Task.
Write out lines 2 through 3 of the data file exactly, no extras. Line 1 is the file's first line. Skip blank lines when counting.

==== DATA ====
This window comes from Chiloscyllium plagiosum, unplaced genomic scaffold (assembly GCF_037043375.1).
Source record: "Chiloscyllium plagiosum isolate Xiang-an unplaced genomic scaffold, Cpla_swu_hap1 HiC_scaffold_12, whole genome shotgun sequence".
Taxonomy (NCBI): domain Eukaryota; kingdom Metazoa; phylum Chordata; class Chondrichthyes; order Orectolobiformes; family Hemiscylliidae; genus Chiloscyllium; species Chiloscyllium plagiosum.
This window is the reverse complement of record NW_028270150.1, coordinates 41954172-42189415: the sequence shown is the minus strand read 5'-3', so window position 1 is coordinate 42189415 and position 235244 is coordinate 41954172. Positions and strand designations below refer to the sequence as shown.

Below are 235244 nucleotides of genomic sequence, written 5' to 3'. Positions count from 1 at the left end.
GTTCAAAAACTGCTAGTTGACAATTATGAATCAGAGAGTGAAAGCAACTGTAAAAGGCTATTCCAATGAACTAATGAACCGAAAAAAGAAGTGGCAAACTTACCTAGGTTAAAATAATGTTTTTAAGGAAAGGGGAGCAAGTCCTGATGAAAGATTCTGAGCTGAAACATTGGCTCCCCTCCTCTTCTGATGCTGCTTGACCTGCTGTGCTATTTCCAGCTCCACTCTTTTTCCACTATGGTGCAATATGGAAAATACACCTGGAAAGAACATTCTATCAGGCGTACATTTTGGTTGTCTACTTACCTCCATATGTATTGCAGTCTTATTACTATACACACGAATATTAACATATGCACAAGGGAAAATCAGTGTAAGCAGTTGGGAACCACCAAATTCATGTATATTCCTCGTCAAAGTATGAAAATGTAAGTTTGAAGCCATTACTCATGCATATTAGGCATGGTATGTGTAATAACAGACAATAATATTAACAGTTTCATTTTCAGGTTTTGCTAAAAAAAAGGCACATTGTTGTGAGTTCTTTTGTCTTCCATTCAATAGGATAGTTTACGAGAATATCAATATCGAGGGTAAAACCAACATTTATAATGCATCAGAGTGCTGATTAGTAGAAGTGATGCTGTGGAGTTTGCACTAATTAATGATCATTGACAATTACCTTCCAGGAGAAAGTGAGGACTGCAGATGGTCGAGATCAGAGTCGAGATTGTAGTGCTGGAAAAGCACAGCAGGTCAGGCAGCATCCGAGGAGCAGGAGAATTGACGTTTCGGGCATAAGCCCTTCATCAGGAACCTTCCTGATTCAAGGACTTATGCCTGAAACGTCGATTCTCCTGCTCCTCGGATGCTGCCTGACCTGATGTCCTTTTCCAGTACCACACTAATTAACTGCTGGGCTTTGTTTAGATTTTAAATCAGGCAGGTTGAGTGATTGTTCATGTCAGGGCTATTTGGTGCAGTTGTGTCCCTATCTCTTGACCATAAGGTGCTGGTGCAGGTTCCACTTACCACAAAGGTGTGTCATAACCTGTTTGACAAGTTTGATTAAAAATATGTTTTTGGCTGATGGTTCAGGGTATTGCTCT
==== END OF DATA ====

Source record: "Chiloscyllium plagiosum isolate Xiang-an unplaced genomic scaffold, Cpla_swu_hap1 HiC_scaffold_12, whole genome shotgun sequence".
Taxonomy (NCBI): domain Eukaryota; kingdom Metazoa; phylum Chordata; class Chondrichthyes; order Orectolobiformes; family Hemiscylliidae; genus Chiloscyllium; species Chiloscyllium plagiosum.